# Amy Briggs

## Professor of Computer Science

briggs@middlebury.edu

work802.443.2255

Mon. 11:00 - 1:00 PM, Wed. 1:00 - 3:00 PM, and by appointment

McCardell Bicentennial Hall 634

## Courses

Courses offered in the past four years.

▲ *indicates offered in the current term*

▹ *indicates offered in the upcoming term[s]*

##### CSCI0101 - Introduction to Computing ▲

**Introduction to Computing**

In this course we will provide a broad introductory overview of the discipline of computer science, with no prerequisites or assumed prior knowledge of computers or programming. A significant component of the course is an introduction to algorithmic concepts and to programming using Python; programming assignments will explore algorithmic strategies such as selection, iteration, divide-and-conquer, and recursion, as well as introducing the Python programming language. Additional topics will include: the structure and organization of computers, the Internet and World Wide Web, abstraction as a means of managing complexity, social and ethical computing issues, and the question "What is computation?" (Seniors by waiver) 3 hr. lect./lab **DED**

Spring 2012, Spring 2013, Spring 2015, Spring 2016

##### CSCI0200 - Math Foundations of Computing ▲ ▹

**Mathematical Foundations of Computing**

In this course we will provide an introduction to the mathematical foundations of computer science, with an emphasis on formal reasoning. Topics will include propositional and predicate logic, sets, functions, and relations; basic number theory; mathematical induction and other proof methods; combinatorics, probability, and recurrence relations; graph theory; and models of computation. (One CSCI course at the 0100-level previously or concurrently) 3 hrs. lect./lab **DED**

Spring 2013, Fall 2015, Spring 2016, Fall 2016

##### CSCI0201 - Data Structures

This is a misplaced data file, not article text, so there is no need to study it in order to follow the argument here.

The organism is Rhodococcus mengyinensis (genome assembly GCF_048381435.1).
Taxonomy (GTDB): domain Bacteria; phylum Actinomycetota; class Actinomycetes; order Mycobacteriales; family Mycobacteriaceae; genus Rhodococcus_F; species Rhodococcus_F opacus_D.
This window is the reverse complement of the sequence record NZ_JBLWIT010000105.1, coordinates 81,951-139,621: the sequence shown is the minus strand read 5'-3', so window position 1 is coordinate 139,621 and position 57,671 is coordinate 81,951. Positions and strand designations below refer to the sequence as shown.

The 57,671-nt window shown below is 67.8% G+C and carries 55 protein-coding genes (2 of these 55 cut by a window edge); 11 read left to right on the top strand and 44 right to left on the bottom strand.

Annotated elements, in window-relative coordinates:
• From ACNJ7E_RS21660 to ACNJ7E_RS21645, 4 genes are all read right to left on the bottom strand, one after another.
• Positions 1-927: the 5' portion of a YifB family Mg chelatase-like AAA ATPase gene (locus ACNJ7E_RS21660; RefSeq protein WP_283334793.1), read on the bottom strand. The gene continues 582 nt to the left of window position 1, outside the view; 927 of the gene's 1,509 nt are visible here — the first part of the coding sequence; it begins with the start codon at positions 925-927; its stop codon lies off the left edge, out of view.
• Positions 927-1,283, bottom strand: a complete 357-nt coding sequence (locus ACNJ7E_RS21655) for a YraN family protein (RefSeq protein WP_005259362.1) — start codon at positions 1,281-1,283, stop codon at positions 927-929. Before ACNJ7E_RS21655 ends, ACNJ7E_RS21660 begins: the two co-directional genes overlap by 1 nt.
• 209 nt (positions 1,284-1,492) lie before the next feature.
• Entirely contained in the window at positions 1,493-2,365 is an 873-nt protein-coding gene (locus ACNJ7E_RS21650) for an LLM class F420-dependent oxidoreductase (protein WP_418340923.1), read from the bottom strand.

**Data Structures**

In this course we will study the ideas and structures helpful in designing algorithms and writing programs for solving large, complex problems. The Java programming language and object-oriented paradigm are introduced in the context of important abstract data types (ADTs) such as stacks, queues, trees, and graphs. We will study efficient implementations of these ADTs, and learn classic algorithms to manipulate these structures for tasks such as sorting and searching. Prior programming experience is expected, but prior familiarity with the Java programming language is not assumed. (One CSCI course at the 0100-level) 3 hrs. lect./lab **DED**

Fall 2012

##### CSCI0301 - Theory of Computation ▹

**Theory of Computation**

This course explores the nature of computation and what it means to compute. We study important models of computation (finite automata, push-down automata, and Turing machines) and investigate their fundamental computational power. We examine various problems and try to determine the computational power needed to solve them. Topics include deterministic versus non-deterministic computation, and a theoretical basis for the study of NP-completeness. (CSCI 0200 and CSCI 0201) 3 hrs. lect./disc. **DED**

Fall 2014, Fall 2015, Fall 2016

##### CSCI0313 - Programming Languages

**Programming Languages**